Laissez Faire

Topics: Laissez-faire, Great Depression, Capitalism Pages: 5 (1826 words) Published: December 10, 2007
I don't view laissez-faire as the best economic system. In fact, under it the economy would suffer and only the big businesses would thrive. Laissez-faire is an economic theory which states that there is an Invisible Hand guiding the economy, thus there is no need for government involvement. The Invisible Hand refers to uncontrolled competition, with greed as the major factor, in fact it is considered by some to be the purest form of competition due to the fact that laissez-faire is basically the economic version of Darwin's survival of the fittest theory. He who is best will prevails, in theory anyway. The theory asserts that economy is capable of being its own guardian. An example of this is when two businesses produce similar products. Laissez-faire supposes that each business will begin to make better and cheaper products in order to overcome its competition and earn more of a profit. As they do that, they will be fulfilling society's need for that product. The businesses are not producing the products out of social responsibility or as a result of some sort of government involvement. Their sole motivator is money, yet they are still producing superior products for less, which is beneficial for the consumers.

I think government should have a limited role in the economy, it should regulate it just enough to keep it stable. In laissez faire big business is basically allowed to do whatever it wants, short of murder without any legal ramifications. If big businesses are allowed to grow unrestrained they will most likely do so until monopolies are the only form of business left. If this happens there is nothing to stop these monopolies from taking advantage of the consumers who in the end would end up having no choice but to shell out large amounts of money for any and most likely all products produced by those monopolies. The way that big business would go about doing this in a laissez-faire system is by driving its competitors out of business. Big business can afford to lower prices for their merchandise below that of smaller businesses. Eventually the smaller businesses would just not be able to stand the competition and be forced to close down. Without government control over business those monopolies could then begin to charge consumers any price they want. The consumers would have no other choice but to pay it, since by then no one else would be offering the product. If competition should happen arise from a smaller vendor the big business would simply drop their prices once more just long enough to drive the new competitors into bankruptcy, than it can once again charge whatever it wants. When this happens the consumers get taken advantage of.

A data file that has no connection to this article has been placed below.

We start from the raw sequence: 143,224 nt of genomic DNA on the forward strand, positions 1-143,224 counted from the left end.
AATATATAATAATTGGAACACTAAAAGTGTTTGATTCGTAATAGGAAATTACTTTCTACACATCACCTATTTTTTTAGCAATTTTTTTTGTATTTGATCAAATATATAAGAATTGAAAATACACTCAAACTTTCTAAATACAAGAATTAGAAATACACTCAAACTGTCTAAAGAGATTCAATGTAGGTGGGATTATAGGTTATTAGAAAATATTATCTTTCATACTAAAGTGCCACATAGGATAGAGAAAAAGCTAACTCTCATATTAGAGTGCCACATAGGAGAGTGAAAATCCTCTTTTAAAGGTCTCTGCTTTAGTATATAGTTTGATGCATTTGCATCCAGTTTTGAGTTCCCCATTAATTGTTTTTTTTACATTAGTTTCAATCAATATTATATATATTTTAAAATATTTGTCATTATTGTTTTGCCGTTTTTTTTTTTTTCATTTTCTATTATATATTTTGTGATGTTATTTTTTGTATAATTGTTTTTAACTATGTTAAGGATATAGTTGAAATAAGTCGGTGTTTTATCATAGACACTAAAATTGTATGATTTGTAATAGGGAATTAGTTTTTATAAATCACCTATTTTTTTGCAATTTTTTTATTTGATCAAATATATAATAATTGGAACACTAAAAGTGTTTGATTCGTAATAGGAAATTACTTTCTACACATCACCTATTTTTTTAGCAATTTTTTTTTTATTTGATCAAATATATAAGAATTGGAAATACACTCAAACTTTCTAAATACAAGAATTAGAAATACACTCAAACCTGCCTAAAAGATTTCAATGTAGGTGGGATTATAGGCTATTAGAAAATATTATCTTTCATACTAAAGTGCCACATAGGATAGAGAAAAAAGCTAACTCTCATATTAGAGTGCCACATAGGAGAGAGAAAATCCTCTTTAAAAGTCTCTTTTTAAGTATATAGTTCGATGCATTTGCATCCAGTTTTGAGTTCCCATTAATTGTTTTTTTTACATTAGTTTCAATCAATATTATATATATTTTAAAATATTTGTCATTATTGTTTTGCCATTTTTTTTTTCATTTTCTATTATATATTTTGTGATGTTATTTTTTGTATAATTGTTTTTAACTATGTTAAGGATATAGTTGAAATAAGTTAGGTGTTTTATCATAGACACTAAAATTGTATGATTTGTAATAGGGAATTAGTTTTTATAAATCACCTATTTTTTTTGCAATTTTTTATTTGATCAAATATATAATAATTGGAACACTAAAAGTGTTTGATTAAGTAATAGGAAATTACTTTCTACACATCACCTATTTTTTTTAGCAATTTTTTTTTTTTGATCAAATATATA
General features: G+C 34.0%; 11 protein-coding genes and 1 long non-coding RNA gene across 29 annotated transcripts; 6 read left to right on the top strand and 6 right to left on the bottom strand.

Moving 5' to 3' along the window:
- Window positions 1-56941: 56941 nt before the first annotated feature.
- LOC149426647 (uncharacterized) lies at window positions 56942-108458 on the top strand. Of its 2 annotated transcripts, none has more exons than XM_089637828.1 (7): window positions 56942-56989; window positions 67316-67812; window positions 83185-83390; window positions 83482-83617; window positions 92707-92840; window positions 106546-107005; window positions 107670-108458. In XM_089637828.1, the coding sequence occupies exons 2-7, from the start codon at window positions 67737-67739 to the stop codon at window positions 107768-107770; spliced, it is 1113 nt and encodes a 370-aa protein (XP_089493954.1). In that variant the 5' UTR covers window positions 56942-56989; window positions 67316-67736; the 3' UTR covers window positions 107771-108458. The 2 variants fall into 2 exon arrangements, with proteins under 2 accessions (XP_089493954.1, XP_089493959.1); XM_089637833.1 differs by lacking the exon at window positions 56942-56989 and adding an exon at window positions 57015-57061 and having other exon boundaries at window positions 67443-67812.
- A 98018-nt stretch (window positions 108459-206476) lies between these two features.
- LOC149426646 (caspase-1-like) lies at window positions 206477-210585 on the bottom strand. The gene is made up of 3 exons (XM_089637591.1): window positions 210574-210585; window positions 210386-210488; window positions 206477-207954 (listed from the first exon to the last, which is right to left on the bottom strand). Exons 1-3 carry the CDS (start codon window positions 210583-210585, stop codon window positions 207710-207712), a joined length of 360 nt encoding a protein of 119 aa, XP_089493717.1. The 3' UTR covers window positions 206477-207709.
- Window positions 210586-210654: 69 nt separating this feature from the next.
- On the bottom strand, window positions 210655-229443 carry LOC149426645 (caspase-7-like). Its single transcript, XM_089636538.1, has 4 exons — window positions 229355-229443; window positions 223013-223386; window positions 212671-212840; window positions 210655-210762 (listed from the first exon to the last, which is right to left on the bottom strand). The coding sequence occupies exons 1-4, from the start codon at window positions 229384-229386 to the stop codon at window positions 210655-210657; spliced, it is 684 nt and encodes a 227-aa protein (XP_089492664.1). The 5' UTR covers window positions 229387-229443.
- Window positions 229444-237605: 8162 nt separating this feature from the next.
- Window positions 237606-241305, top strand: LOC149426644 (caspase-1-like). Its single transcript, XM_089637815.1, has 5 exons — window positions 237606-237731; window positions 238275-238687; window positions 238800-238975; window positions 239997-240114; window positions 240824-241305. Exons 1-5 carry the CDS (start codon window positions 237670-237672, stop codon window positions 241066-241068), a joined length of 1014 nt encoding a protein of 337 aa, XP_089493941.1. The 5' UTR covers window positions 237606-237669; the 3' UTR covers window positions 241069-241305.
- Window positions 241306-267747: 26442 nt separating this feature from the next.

The government has laws in place to prevent this from happening. It has antitrust laws as well as laws to prevent price gouging. Price gouging is substantially raising the price of a product when it is in high demand or extremely low supply. The antitrust laws prevent one business from becoming too big and preventing fair competition. They also prohibit a variety of practices that restrain trade, such as price-fixing conspiracies, corporate mergers likely to reduce competition of particular markets. In a laissez faire society none of these laws would exist, so the people of those societies would be getting the short end of the stick, so to speak.

Minimum wage is another way that government regulates the economy. Minimum wage is the lowest hourly salary an employer has the right to pay an employee. In a laissez fair society no such thing exists, wages are determined by supply and demand of the work force. Meaning, that the more workers there are that want a particular job and are qualified for it, the less the employer will be able to pay the people that work for him. Since a laissez faire society is basically motivated by greed, businesses try to save money in any way they could. The employers want to find the cheapest labor, because the less they pay their...
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